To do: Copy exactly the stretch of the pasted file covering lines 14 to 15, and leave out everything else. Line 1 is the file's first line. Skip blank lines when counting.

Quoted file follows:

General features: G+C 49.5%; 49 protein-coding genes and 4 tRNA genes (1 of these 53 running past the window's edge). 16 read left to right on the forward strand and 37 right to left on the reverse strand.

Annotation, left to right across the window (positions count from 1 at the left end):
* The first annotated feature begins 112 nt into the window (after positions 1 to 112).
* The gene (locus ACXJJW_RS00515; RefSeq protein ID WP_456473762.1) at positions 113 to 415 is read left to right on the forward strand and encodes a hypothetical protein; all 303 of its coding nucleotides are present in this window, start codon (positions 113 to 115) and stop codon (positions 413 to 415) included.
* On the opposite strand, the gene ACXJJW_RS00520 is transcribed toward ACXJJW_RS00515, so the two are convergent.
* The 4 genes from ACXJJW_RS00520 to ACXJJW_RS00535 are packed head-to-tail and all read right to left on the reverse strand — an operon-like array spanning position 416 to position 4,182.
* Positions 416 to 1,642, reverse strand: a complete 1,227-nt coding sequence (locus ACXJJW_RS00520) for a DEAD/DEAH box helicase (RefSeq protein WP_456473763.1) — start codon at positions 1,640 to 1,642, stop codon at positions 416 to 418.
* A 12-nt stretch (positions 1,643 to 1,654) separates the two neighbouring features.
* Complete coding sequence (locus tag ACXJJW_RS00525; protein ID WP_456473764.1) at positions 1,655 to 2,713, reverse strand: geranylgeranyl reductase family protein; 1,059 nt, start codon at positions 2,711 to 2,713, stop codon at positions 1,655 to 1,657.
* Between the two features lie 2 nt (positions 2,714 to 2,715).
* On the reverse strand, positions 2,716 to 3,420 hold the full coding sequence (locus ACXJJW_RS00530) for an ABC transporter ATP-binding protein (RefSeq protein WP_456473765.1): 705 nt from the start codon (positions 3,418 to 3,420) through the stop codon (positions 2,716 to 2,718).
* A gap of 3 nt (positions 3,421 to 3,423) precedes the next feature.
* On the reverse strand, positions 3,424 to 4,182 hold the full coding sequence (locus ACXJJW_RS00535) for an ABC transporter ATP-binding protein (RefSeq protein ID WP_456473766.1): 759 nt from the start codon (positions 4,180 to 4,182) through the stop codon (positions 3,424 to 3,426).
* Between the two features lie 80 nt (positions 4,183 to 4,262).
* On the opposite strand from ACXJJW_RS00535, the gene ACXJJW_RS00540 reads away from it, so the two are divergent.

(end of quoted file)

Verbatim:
* Between the two features lie 80 nt (positions 4,183 to 4,262).
* On the opposite strand from ACXJJW_RS00535, the gene ACXJJW_RS00540 reads away from it, so the two are divergent.